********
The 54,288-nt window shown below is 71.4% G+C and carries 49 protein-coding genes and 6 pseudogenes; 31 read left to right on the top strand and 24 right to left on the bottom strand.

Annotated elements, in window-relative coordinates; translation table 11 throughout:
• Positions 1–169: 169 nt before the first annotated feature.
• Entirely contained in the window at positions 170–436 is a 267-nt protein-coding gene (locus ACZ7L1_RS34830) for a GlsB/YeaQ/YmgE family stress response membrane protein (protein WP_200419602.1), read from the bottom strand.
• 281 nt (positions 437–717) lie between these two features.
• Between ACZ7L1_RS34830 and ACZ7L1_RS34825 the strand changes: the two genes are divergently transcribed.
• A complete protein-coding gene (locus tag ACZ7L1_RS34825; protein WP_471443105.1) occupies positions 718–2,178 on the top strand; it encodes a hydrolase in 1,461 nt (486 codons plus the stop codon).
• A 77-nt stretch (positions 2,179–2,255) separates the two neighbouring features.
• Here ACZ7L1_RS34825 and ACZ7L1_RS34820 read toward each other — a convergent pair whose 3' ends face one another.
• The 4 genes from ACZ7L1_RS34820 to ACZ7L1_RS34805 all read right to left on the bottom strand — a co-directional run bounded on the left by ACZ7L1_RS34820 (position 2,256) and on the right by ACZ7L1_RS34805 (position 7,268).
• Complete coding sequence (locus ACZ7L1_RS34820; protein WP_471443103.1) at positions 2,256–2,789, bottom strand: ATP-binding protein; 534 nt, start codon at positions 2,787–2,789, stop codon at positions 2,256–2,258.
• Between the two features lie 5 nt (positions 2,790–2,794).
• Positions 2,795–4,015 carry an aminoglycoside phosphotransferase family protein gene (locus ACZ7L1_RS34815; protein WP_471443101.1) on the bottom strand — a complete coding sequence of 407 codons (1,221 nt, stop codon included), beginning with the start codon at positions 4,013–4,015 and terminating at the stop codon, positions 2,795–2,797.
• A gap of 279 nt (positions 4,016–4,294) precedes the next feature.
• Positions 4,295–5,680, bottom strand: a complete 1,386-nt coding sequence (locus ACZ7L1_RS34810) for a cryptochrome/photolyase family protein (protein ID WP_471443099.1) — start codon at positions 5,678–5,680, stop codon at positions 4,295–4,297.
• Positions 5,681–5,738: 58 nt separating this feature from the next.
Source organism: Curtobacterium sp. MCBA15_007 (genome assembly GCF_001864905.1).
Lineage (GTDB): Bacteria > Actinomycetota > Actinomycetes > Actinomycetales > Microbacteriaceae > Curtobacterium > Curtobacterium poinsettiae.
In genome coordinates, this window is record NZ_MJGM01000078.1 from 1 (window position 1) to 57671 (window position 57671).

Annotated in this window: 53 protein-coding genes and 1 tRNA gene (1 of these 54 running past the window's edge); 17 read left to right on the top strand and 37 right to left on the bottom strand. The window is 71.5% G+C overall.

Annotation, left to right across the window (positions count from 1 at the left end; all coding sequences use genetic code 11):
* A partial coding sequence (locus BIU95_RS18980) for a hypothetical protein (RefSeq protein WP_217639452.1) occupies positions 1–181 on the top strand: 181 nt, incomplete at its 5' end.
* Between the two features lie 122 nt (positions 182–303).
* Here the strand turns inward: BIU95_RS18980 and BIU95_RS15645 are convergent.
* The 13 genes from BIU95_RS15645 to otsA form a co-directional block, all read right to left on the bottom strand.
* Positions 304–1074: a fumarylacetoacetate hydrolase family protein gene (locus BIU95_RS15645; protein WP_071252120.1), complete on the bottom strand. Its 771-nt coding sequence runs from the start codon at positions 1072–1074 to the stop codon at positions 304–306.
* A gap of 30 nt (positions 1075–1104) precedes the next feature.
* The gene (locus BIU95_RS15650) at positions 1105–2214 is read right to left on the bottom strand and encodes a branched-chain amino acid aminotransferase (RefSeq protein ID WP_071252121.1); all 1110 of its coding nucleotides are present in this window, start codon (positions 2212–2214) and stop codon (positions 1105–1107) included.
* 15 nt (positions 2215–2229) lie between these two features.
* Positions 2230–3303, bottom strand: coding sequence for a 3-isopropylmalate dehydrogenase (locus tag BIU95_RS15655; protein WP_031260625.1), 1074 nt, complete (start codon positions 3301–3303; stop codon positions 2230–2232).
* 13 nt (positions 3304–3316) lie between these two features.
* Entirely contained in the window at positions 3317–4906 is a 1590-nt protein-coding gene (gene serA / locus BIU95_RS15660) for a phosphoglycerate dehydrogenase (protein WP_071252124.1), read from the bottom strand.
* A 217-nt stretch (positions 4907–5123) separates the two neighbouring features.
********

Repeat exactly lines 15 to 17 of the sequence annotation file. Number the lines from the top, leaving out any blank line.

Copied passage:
• Positions 4,295–5,680, bottom strand: a complete 1,386-nt coding sequence (locus ACZ7L1_RS34810) for a cryptochrome/photolyase family protein (protein ID WP_471443099.1) — start codon at positions 5,678–5,680, stop codon at positions 4,295–4,297.
• Positions 5,681–5,738: 58 nt separating this feature from the next.
Source organism: Curtobacterium sp. MCBA15_007 (genome assembly GCF_001864905.1).